The first full week in February marks National School Counseling Week. We chatted with members of our expert college and career counseling team at BVP High School, Ashley Gemma and Lorena Arango, to learn more about their insights around student-centered college and career counseling and best practices in supporting the family decision about the path for their scholar after their high school journey.
L to R: Ashley Gemma, BVPHS Graduate Lianne Aguilar, Lorena Arango, Director of College & Careers David Jose
Describe your role at BVP and your professional background.
AG: I graduated from the University of Rhode Island in 2015. From there, I found my way into advising work and have been here ever since! I have worked in college access for more than seven years. In 2017, I was hired by the College Advising Corps, an AmeriCorps position at Brown University. The College Advising Corps focused on increasing access to college for first-generation, low-income students. I was placed at Blackstone Valley Prep High School to assist with its first graduating class, and, after two years, I found a permanent home at BVP.
LA: I began my journey in advising in 2011 as the High School Advisor at Central High School in Providence, Rhode Island, through The College Crusade of RI (now Onward We Learn), a CBO that works primarily with first-generation, low-income students/families. I was a part of this CBO growing up and received scholarships to further my education after high school. Being an advisor for this organization later on in life was a full-circle moment for me. I have been at BVP since May 2016.
How would you say the idea of college and career counseling has changed in the last 10-20 years?
AG & LA: The college landscape has become more competitive as more students are applying to school. Colleges are taking a more holistic approach, and we encourage students to start gaining internship and work experience early on. Colleges want well-rounded, community-oriented, engaged students to add to their campuses, and BVP students are doing a great job exploring their interests outside of our community. What we have seen stay the same is that GPA still matters. Grades matter. First and foremost, colleges are looking for scholars who are engaging with their schoolwork, and remaining focused on learning.
As the cost of college has increased exponentially, we have also seen students become more aware of the dangers of taking on too much college debt. Our financial aid conversations in the spring with seniors and families are robust, and students understand that the affordability of college is just as important as the “name” of a school.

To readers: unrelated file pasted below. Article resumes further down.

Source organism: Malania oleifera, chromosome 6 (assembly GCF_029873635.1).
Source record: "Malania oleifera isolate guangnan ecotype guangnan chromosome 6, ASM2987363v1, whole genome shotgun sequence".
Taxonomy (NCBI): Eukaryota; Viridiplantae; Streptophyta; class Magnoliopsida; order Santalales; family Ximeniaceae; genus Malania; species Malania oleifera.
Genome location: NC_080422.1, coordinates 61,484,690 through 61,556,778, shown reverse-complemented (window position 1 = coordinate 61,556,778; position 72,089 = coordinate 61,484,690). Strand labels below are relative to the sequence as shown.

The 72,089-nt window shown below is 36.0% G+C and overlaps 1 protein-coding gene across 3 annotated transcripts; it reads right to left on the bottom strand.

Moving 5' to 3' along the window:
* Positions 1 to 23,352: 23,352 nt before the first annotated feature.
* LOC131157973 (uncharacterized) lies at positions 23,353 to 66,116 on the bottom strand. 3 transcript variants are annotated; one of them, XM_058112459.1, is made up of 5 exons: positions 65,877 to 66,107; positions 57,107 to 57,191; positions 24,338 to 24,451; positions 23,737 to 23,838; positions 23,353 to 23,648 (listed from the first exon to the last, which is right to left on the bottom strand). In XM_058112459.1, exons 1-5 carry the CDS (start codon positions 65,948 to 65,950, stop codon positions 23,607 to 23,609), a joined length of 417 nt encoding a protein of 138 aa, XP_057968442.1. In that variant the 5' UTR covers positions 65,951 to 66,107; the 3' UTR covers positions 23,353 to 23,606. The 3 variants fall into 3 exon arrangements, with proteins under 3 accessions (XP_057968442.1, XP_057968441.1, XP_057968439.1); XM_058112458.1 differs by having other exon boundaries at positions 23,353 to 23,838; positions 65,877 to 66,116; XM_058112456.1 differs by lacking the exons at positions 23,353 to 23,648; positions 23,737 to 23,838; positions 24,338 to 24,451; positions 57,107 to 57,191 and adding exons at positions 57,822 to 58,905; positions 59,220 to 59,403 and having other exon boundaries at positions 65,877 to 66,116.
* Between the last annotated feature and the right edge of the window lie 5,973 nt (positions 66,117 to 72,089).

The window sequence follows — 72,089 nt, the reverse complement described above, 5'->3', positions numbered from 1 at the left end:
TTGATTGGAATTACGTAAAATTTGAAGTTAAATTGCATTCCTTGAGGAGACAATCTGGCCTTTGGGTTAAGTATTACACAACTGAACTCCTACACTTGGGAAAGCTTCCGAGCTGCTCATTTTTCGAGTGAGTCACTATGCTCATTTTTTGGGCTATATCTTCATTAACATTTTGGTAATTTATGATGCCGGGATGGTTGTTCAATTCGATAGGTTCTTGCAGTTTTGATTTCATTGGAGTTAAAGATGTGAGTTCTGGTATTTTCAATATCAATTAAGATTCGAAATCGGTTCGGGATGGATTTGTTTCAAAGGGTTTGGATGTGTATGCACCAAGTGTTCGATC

Why is it important to counsel and approach each student individually?
AG & LA: Every student has a unique pathway. All of our conversations are student-centered and focused. Students know themselves best, and, as a team, it is our philosophy to listen to the individual needs of our scholars and meet them wherever they are in the process. Our students come from a multitude of backgrounds and experiences, and, in our office, we want to celebrate students’ life experiences just as much as their school experiences. At the end of the day, we want to see that every student has a pathway to their own success, and that success has to be defined by the student first.
What do you enjoy most about being a member of the BVP team?
AG: In the last seven years of working together, our team has experienced highs and lows, but we all remain focused on the same goal. Each member of the College and Career team brings something different to the table, and our strengths and weaknesses work well together. Lorena and David Jose, Director of College and Careers, are my mentors and have taught me invaluable lessons over the years.
LA: Growing up in Central Falls, it seemed like everyone knew everyone. In my current role as a College and Career Counselor, I constantly come across families I grew up with, went to high school with, or knew someone they knew as well. It is a privilege to be able to assist those same families with their child’s next step after high school. I am also lucky enough to work alongside two people who are my coworkers and also some of my closest friends. The three of us work so well with one another and balance each other out; I could not imagine doing this work without them.
At what age should students start having conversations about their college/career path?
AG & LA: At BVPHS, we start having “the college conversation” as early as freshman year. But, more importantly than keeping the conversation focused on “college,” we focus more on the whole student. Who do you want to be? What brings you energy? What gives you purpose? Often, these are the most important conversations because they allow students to explore who they are as individuals rather than feeling like they have to fit into one specific mold or pathway. Every student brings something to the table, and their individual voice and perspectives should be celebrated!
What advice would you give to parents with respect to their child’s college/career journey and planning?
AG & LA: Patience. To be patient with their child as they discover themselves and their true passions. Teenagers very seldomly know what they want to do as a career for the rest of their lives, and that is okay. They need time and grace to figure things out.
We would also tell parents that different steps can be taken to achieve the goal of becoming a college graduate one day. The cost of college is increasing by the day, and in our office we always say it is a family decision what that next step is. College debt can be a necessary evil, but it can also be minimized as much as possible. A balanced college list is imperative in order to be able to compare the costs and weigh the options.